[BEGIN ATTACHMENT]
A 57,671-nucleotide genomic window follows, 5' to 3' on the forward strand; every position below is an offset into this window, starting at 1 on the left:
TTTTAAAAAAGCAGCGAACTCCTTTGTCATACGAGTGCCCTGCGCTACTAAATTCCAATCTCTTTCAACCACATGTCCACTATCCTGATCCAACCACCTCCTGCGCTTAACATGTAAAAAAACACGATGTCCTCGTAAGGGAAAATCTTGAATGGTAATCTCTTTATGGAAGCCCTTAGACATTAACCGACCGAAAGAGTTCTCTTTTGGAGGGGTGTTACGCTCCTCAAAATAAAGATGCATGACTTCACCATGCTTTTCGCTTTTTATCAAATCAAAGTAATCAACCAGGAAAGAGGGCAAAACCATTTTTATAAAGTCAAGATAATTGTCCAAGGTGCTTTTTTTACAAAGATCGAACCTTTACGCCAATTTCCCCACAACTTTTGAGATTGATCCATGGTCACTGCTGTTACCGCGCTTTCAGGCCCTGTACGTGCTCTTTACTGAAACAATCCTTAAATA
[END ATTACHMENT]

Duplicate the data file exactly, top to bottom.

A 57,671-nucleotide genomic window follows, 5' to 3' on the forward strand; every position below is an offset into this window, starting at 1 on the left:
TTTTAAAAAAGCAGCGAACTCCTTTGTCATACGAGTGCCCTGCGCTACTAAATTCCAATCTCTTTCAACCACATGTCCACTATCCTGATCCAACCACCTCCTGCGCTTAACATGTAAAAAAACACGATGTCCTCGTAAGGGAAAATCTTGAATGGTAATCTCTTTATGGAAGCCCTTAGACATTAACCGACCGAAAGAGTTCTCTTTTGGAGGGGTGTTACGCTCCTCAAAATAAAGATGCATGACTTCACCATGCTTTTCGCTTTTTATCAAATCAAAGTAATCAACCAGGAAAGAGGGCAAAACCATTTTTATAAAGTCAAGATAATTGTCCAAGGTGCTTTTTTTACAAAGATCGAACCTTTACGCCAATTTCCCCACAACTTTTGAGATTGATCCATGGTCACTGCTGTTACCGCGCTTTCAGGCCCTGTACGTGCTCTTTACTGAAACAATCCTTAAATA